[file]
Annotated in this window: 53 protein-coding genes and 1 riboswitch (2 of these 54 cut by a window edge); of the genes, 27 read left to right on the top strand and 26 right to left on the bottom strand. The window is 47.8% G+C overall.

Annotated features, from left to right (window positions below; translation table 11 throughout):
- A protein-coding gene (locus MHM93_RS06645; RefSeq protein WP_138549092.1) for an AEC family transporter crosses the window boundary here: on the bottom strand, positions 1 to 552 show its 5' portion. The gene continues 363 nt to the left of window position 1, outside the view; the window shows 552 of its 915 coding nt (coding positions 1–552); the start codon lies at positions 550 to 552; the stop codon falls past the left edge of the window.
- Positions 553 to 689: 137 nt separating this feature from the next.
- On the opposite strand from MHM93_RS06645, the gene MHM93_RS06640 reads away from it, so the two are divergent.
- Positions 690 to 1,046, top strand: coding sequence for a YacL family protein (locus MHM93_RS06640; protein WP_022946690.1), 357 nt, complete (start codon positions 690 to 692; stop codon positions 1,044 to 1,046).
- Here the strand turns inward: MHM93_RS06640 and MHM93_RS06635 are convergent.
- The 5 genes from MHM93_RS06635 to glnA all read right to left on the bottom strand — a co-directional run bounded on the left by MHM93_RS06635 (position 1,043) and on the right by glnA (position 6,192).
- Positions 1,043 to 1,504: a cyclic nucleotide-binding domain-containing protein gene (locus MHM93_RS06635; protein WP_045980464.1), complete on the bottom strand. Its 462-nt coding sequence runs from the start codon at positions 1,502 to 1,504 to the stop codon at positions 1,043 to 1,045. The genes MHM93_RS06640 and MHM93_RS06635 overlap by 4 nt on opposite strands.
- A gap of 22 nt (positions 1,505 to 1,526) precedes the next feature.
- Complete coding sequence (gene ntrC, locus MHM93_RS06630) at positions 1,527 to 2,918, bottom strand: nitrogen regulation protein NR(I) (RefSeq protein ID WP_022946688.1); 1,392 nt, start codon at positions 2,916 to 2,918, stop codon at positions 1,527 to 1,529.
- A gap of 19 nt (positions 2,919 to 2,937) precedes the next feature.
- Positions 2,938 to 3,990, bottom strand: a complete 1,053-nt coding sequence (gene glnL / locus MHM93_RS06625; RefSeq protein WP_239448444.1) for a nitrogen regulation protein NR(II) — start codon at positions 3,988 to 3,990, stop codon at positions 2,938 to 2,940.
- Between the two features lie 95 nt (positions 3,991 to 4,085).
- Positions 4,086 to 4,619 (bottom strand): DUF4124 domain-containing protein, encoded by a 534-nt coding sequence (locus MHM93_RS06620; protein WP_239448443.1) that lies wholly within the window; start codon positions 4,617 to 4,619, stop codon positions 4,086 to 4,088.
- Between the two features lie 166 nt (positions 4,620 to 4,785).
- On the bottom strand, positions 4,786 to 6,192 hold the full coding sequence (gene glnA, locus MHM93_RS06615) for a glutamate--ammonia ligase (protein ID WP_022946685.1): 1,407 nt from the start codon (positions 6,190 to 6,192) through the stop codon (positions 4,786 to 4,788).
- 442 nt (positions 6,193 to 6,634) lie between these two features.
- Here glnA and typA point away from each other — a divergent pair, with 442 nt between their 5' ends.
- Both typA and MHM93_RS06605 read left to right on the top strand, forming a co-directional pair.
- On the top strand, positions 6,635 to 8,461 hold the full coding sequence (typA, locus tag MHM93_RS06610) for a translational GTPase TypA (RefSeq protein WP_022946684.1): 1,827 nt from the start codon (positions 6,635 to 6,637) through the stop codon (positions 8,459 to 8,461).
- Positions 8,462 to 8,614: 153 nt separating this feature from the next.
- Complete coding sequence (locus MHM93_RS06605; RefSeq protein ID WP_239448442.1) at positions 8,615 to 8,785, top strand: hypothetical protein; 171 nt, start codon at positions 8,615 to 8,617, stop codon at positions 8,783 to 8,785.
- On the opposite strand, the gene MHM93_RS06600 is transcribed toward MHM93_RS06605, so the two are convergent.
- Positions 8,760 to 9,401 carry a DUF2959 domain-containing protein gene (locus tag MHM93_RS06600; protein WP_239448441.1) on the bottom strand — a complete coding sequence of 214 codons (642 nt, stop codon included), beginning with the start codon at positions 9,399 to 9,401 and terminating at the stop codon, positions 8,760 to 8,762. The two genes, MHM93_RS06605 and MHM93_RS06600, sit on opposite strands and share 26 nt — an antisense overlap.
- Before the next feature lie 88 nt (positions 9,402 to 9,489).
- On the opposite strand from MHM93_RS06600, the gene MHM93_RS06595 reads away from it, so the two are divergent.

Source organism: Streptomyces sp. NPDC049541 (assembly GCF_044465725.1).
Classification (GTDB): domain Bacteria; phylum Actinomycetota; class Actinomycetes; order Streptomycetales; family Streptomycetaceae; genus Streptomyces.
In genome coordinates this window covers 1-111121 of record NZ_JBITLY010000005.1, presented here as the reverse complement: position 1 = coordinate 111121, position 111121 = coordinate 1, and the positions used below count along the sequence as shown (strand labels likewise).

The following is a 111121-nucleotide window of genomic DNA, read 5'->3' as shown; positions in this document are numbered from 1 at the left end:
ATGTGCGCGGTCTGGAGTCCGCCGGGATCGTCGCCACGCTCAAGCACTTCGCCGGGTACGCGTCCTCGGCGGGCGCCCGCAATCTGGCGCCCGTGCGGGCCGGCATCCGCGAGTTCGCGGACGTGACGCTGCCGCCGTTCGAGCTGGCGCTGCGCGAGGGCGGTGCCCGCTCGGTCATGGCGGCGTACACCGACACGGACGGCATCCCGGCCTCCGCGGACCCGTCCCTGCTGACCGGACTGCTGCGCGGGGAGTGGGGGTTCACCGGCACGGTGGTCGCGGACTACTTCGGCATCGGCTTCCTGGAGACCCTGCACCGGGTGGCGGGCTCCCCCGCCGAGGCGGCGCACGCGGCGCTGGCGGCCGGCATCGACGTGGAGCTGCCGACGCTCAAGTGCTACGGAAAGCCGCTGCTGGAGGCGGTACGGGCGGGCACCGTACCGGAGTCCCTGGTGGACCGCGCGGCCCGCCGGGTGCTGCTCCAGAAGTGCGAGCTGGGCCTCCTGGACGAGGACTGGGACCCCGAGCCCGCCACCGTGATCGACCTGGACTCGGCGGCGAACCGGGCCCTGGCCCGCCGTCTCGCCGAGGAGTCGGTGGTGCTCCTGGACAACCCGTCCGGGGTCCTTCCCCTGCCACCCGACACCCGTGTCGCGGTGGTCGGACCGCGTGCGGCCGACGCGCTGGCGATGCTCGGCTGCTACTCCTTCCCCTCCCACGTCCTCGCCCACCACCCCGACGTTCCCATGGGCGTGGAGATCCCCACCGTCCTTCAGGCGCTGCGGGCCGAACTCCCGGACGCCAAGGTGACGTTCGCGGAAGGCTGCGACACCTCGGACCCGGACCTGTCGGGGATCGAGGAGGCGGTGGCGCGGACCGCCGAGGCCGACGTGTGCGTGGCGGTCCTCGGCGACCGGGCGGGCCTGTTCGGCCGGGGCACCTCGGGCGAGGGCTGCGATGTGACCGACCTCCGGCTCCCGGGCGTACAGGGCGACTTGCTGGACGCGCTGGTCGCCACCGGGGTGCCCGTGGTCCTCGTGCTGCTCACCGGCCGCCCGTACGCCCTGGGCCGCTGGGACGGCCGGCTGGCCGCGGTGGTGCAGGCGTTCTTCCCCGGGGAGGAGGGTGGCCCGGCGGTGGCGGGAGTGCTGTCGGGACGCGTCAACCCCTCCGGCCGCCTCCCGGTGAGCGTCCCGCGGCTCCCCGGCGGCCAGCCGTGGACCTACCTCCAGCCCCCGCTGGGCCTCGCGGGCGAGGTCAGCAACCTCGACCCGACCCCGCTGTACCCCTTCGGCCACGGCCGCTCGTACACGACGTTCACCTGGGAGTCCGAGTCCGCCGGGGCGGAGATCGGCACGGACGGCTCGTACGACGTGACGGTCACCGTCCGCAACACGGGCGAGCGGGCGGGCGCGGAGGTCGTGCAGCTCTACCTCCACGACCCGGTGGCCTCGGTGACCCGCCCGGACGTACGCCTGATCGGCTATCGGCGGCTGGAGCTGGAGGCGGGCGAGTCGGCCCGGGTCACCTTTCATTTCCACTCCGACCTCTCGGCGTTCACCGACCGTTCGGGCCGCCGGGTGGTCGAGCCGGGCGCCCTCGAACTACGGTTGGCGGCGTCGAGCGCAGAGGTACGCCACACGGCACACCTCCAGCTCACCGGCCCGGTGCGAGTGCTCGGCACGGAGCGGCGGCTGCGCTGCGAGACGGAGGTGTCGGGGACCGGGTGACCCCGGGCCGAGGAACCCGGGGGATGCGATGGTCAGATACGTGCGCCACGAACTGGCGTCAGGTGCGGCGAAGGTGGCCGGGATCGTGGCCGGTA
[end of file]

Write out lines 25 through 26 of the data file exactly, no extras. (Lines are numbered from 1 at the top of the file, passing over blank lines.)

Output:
- Positions 8,760 to 9,401 carry a DUF2959 domain-containing protein gene (locus tag MHM93_RS06600; protein WP_239448441.1) on the bottom strand — a complete coding sequence of 214 codons (642 nt, stop codon included), beginning with the start codon at positions 9,399 to 9,401 and terminating at the stop codon, positions 8,760 to 8,762. The two genes, MHM93_RS06605 and MHM93_RS06600, sit on opposite strands and share 26 nt — an antisense overlap.
- Before the next feature lie 88 nt (positions 9,402 to 9,489).